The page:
Linux clusters speeding to top
- By Dan Caterinicchia, Dan Caterinicchia
- Jan 16, 2001
The National Center for Supercomputing Applications announced plans Tuesday
to install two IBM Corp. Linux clusters to create the world's fastest Linux
NCSA's clusters, which will be housed at the University of Illinois
at Urbana-Champaign, will have 2 teraflops of computing power. They will
be used by researchers in many scientific fields, including those studying
the nature of gravitational waves, computational biology and computational
chemistry, said Dan Reed, director of NCSA.
The National Center for Supercomputing Applications
hosts the National Computational Science Alliance, a partnership working
to create a prototype for an advanced computational infrastructure for the
future. The alliance includes more than 50 academic, government and industry
research partners from across the United States.
For now, the fastest Linux supercomputer, LosLobos, is at the Albuquerque High Performance Computing Center and is
ranked 80th on the most recent Top 500 Supercomputer
Sites list. By comparison, Reed said the new NCSA clusters should be close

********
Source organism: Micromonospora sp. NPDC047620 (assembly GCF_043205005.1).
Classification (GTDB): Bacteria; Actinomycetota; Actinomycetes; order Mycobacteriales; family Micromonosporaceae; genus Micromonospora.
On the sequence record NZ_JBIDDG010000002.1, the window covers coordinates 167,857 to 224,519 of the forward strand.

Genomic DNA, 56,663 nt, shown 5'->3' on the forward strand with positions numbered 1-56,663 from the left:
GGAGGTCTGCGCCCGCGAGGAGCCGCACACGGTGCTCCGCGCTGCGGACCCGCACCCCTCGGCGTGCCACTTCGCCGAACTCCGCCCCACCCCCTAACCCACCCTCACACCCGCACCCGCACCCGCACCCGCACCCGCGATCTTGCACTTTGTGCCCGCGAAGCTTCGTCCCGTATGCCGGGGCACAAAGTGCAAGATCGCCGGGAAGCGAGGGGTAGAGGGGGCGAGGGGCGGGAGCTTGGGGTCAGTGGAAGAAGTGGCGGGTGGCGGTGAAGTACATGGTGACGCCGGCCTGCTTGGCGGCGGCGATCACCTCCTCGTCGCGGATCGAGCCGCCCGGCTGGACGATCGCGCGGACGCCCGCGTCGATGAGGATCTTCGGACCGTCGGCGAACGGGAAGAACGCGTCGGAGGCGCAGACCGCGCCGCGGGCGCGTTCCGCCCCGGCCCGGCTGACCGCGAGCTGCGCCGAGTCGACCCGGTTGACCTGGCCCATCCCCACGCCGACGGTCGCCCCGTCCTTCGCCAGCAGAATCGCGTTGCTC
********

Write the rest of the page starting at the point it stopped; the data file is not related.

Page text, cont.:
to the top five in the world.
Basing the new supercomputers on Linux was a no-brainer, Reed said,
because the platform provides users with a familiar computing environment
that covers single-user desktop workstations and small research clusters
to the largest systems.
Reed would not disclose the total cost of the new machines but said
it is a "multimillion-dollar deal by a substantial margin."
The two NCSA Linux clusters will include more than 600 IBM eServer xSeries
running Linux and Myricom Inc.'s Myrinet cluster interconnect network.
The first cluster will be installed in February by IBM Global Services
Inc. and will be based on the company's eServer x330 thin servers. Each
will have a pair of 1 GHz Intel Corp. Pentium III processors and will run
Red Hat Linux.
The second cluster, which should be up and running by June, will be
one of the first to use Intel's 64-bit Itanium processor and will run Turbolinux,
Reed said. The two clusters will expand the capabilities that NCSA has
already demonstrated with Linux clusters and the Intel architectures.